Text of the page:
You are here: Home Knowledge Base Economy Building Thriving Companies in Low-Income Economies Proposals Building Thriving Companies in Low-Income Economies
Symposium 2010

Proposal - Building Thriving Companies in Low-Income Economies

The Challenge

Post-conflict economies and many low-income countries, such as Bangladesh, Haiti and Rwanda, offer prospects for high returns. But inward investment flows beyond oil and mining have remained scarc ...

Post-conflict economies and many low-income countries, such as Bangladesh, Haiti and Rwanda, offer prospects for high returns. But inward investment flows beyond oil and mining have remained scarce and have taken a substantial hit as a result of the global crisis.

Highlight nascent economic opportunities

Work on low-income countries has largely been donor-driven and focused on the social sectors, governance, and a range of macroeconomic issues. The private sector has received limited attention by donors and researchers. Developing the private sector and creating employment in formal enterprises play a vital part in building a modern economy and working towards social and political stability. Post-conflict economies and many low-income countries are locked in a pervasive disequilibrium sustained by a dismal reputation, low expectations, high entry barriers and a complete lack of trusted market information. Over the past years, there have been a number of high-level promotion efforts that lured investors into fragile states (e.g. Bill Clinton for Haiti, Tony Blair for Sierra Leone and Rwanda) and hitherto untapped economic opportunities in low-income markets have received greater prominence. A few private equity funds provide capital, networks and expertise to catalytic projects in low-income countries. These funds often act as a first-mover and as such might play a pivotal role in unlocking opportunity for growth and signaling an economy’s nascent potential to other investors. Encouraging this spotlight on a set of untapped economic opportunities and potential islands of excellence could be transformational and break with the prevailing focus on the many unmet needs and challenges of this group of countries.

Capturing the middle ground between grant funding and risk-adjusted market rates of return

The Acumen Fund, the Soros Economic Development Fund and the Omidyar Network, among others, use market forces to fight poverty. These funds are run like businesses with clear performance indicators and a premium on sustainable solutions. They provide seed capital, loans and equity and would accept financial returns below the market rate in exchange for tangible social outcomes (e.g. new jobs created, farmers’ revenues improved, patients treated). The need to generate a financial return and demonstrate impact injects greater scrutiny into the vetting process of proposals. Soros, Acumen and Omidyar tend to have a higher risk tolerance than other funds - because they can accept lower average returns, allowing them to invest in smaller and innovative ventures in challenging business environments. However, they are limited in their scalability (i.e. number of projects they can invest in). This has a number of reasons. First and foremost, costs for due diligence are very high. Good ideas are plentiful, but well structured business plans, let alone audited financial statements and clean property titles that would make vetting easier, are largely absent. While opportunities abound, good, bankable projects don’t readily exist. This is why several African venture funds will not even consider projects below thresholds of $15m. One way around this is to invest in informal credit ratings that lower search, due diligence and other transaction costs. In a more developed financial market, financial institutions can accept a greater number of projects with the successful ventures cross-subsidizing the many businesses that inevitably go bankrupt. In most low-income economies that’s not the case. Multilateral and bilateral donors could play a pivotal role in two important ways: First, they could make available a funding line (i.e. fund of funds) that includes some technical assistance to allow these funds to search for attractive opportunities and undertake the ancillary support functions that any venture requires (e.g., developing and testing a business plan, running informal audits etc.). Second, these funding lines could operate on 80% cost recovery, providing a cushion that enables these providers to accept greater risks and a greater number of initiatives. In a high risk environment like Haiti or Tanzania, many ventures will fail, but a select few might spearhead the recovery and grow into successful businesses. Currently, what’s on offer is plenty of grant money, but only very limited risk capital.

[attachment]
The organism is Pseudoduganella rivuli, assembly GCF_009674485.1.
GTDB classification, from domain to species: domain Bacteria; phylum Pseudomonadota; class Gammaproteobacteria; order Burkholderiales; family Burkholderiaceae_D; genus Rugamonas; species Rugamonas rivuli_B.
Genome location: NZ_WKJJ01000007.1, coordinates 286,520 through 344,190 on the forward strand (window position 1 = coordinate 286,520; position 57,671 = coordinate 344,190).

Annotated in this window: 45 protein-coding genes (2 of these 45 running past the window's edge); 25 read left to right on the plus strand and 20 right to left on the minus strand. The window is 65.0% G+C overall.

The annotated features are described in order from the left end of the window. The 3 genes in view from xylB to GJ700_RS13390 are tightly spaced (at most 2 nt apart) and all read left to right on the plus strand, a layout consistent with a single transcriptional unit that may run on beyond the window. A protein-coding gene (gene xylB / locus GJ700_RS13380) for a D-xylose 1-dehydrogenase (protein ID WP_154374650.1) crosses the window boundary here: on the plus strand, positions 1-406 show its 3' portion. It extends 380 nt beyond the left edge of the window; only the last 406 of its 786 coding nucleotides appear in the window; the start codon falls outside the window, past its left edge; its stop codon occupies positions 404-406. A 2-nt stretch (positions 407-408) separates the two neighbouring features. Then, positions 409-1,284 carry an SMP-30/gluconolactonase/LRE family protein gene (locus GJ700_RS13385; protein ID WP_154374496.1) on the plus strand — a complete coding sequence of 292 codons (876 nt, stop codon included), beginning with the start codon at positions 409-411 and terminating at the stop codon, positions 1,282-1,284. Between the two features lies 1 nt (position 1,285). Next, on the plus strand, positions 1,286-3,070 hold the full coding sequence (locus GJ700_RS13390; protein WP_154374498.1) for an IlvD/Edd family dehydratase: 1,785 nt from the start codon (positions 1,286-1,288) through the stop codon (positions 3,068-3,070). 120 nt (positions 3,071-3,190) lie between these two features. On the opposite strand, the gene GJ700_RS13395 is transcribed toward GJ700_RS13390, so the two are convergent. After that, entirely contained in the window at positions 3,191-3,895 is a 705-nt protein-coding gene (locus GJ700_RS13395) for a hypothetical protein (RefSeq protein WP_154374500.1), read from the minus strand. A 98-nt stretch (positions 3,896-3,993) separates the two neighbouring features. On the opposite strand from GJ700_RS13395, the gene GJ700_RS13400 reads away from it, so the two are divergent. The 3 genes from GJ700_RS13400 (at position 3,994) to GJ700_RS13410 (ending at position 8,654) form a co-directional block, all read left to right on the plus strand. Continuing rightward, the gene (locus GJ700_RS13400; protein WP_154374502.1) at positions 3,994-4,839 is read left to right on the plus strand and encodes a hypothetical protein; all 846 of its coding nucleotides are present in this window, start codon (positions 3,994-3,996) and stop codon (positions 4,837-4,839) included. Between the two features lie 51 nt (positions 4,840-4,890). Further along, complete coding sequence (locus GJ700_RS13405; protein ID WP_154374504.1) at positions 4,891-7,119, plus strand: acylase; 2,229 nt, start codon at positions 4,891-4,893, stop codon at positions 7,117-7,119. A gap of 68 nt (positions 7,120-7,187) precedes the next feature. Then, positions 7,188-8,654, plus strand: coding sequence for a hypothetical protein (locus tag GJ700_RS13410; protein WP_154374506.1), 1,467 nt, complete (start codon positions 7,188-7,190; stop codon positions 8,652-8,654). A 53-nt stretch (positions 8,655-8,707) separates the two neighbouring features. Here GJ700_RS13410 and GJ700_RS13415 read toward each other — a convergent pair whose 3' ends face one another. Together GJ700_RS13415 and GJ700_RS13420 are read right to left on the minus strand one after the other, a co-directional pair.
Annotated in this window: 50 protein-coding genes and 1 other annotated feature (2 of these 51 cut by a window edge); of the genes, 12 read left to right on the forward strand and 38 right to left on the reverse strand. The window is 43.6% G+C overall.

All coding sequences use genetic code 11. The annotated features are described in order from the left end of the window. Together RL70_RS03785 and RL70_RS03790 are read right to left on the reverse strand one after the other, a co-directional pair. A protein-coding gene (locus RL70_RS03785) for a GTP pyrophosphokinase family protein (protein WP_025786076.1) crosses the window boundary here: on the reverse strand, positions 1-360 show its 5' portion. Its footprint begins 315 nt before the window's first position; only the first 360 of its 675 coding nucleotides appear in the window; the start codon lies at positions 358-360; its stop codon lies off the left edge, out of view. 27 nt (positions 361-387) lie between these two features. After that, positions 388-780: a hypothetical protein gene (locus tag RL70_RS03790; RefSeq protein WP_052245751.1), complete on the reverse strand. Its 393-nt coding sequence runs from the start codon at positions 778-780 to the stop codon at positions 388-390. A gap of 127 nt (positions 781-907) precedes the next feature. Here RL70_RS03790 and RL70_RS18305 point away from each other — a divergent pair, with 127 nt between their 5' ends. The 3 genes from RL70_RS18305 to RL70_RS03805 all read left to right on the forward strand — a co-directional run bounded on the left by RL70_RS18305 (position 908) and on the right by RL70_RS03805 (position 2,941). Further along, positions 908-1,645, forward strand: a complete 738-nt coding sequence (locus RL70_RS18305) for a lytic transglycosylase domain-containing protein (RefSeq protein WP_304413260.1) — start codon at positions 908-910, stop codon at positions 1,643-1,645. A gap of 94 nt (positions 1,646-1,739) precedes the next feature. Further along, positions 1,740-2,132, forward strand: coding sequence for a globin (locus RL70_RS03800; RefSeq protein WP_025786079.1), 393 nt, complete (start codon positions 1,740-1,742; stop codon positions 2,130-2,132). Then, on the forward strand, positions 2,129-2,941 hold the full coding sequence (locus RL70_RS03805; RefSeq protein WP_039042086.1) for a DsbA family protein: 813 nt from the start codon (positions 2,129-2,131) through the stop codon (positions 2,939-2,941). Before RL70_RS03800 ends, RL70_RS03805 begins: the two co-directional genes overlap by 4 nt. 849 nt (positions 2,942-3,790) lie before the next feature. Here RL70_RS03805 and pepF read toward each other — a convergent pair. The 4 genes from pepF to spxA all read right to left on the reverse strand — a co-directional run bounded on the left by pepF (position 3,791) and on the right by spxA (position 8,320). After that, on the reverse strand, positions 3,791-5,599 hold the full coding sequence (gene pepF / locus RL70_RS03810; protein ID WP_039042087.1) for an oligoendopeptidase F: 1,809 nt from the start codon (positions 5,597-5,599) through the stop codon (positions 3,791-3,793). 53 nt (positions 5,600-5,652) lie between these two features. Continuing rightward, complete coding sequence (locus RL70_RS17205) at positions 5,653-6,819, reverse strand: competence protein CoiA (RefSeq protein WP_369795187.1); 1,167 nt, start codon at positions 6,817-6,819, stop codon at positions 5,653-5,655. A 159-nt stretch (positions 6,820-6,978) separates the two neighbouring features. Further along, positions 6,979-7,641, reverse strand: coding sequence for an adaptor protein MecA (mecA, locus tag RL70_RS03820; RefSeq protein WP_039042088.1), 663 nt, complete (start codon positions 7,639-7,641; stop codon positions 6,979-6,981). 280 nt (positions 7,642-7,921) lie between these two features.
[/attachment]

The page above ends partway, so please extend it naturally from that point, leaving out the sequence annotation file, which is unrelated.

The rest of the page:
Bring new relevance to international financial institutions

The portfolios of the large sources of risk capital such as the World Bank’s International Finance Corporation, the IDB’s International Investment Corporation, US OPIC, the UK’s Commonwealth Development Corporation are concentrated heavily in emerging markets, where they are among a large group of funds and corporations pumping money into these growing economies. IFC, for example, requires risk adjusted market rates of return. For example in Haiti, a country without a sovereign credit rating and high political and exchange rate risk, risk premia are prohibitive and only a few projects satisfy their criteria. These public sources of risk capital could be mandated to hold a more significant portion of their portfolios in low income markets, even if this implies tolerating financial returns below market in favor of spearheading investments in more challenging climates.